But, the crux of the thesis lies primarily in analyzing what the "smart money" has done and what they will do. The PIPE investors invested $32MM to bring PEGY public and purchase HEC and E-Gear. In exchange for their capital, they received preferred shares and warrants that convert into 2.35MM common shares, respectively. Those shares convert at a price of $13.60. Each preferred share represents $1,000 in face value and, at today's price of $2, they are nearly 80% underwater on their investment.
Let's take Bigger Capital Fund LP as an example. They own 1,625 preferred shares that they paid $1.625MM for. Those shares convert into 119,485 shares ($1.625MM/$13.60). If they converted them and subsequently sold them at today's $2 market price, they'd only receive $238,970 in value. Yikes!
Here is a full list of the preferred shareholders and the amount of shares they'd have if they execute their preferred stock and warrants. I've already tried reaching out to some of these holders and for some odd reason no one has answered me. The nerve!
So, although there is certainly some dilution in the PEGY capital structure, these investors are so heavily underwater I can't imagine they'd add selling pressure to the stock.
The question becomes - is the market dumb for valuing the stock at $2/share or are these investors dumb for thinking it'll get remotely close to $13.60/share in the near future? And, to add to the argument, management and the PE fund that started PEGY and owns 35% of the company (Northern Pacific Group) have a large amount of shares they own in escrow only to be released if PEGY hits $8 by 2024. That would mean the stock has to go up 4x in 2 years just for them to get access to some of those shares.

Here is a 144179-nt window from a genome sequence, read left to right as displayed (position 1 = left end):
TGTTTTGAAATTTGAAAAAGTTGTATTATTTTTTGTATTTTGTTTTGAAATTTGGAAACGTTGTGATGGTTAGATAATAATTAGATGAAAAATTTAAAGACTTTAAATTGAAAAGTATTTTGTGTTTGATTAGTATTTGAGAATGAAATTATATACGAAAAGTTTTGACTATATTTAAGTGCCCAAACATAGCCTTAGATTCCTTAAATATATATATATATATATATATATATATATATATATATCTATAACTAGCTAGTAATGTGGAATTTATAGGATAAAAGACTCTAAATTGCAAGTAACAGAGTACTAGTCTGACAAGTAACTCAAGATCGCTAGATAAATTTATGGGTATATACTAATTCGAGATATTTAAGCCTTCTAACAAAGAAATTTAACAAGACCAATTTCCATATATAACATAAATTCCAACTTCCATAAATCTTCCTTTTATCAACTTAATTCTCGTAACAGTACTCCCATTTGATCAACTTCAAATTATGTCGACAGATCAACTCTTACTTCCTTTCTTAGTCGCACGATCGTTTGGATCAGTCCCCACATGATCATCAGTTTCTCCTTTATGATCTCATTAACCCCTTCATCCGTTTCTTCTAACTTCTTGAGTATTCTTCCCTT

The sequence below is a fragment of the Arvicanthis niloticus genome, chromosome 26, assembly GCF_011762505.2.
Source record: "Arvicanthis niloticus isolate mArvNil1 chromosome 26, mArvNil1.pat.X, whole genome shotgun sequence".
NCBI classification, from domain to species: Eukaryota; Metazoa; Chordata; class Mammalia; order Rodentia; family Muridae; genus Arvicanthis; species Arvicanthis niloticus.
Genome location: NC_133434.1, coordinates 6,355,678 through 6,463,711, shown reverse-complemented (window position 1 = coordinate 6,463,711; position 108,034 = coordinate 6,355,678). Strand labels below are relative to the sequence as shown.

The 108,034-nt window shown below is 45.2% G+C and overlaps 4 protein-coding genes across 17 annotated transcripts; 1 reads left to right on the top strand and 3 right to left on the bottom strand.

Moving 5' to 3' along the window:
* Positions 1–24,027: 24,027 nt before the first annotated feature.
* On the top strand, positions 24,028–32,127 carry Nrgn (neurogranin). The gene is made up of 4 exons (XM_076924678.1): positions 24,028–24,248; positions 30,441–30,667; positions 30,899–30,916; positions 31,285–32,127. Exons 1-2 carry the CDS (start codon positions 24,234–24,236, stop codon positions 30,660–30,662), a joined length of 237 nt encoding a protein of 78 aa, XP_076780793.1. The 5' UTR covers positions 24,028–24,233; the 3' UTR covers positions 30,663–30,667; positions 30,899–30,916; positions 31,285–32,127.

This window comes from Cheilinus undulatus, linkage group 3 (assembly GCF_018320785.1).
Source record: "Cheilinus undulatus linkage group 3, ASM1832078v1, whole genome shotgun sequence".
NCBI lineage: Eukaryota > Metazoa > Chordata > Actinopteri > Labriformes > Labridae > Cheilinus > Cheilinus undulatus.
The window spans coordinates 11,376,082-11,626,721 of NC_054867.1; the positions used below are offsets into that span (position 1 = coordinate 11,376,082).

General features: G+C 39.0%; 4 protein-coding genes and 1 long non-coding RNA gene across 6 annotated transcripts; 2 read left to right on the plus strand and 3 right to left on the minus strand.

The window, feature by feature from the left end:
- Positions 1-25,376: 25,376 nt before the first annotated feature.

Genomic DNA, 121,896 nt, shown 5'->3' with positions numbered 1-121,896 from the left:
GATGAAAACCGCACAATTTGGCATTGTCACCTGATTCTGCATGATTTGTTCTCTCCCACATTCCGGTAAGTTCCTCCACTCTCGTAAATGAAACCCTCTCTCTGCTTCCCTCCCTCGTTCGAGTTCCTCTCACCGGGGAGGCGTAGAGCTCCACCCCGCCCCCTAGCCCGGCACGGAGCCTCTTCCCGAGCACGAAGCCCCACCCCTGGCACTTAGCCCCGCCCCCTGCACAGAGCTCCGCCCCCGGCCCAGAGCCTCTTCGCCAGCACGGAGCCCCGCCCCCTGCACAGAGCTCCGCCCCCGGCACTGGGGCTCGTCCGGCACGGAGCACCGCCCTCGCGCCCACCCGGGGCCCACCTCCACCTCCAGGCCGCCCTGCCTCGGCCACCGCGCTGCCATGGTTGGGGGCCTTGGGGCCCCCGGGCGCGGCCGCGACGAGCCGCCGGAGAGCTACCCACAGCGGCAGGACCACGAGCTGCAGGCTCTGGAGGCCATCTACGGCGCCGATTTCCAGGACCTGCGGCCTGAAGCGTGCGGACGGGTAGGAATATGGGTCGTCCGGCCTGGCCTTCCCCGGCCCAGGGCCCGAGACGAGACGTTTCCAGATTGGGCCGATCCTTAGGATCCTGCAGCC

So, what am I missing here? I think this opportunity exists for a few reason:
1. PEGY is an unproven business
2. PEGY is a really small business and no one is looking at a solar company based out in Minnesota with operations in Hawaii and Cali.
3. People think the shelf they filed two weeks ago to issue stock is going to dilute shareholders. This is only my speculation, but I really don't think the shelf will be used to dilute shareholders at $2/share. PEGY has enough cash to continue building out its business. They just raised equity with a $32MM PIPE and management needs the stock to hit $8 to get more of their shares. I think the shelf was issued strictly to register the common shares the pref holders will get when/if they convert their shares. On top of that, Kyle has been receptive to my request for him to purchase shares in the open market. I'm hoping he does that soon to show some confidence to minority holders.
I've made this one a large position. I really believe in 2-4 quarters from now the stock will be materially higher ($5 - $8). Valuing this company is hard. There is this dilution overhang and uncertainty about the business's viability. However, that being said, a company that shows continued revenue growth and a promising business model that generates $100MM in revenue in 2 - 3 years with incentivized management and a growing industry should not be valued at $15MM.
These are just my thoughts and not an exhaustive due diligence report. Always do your own due diligence.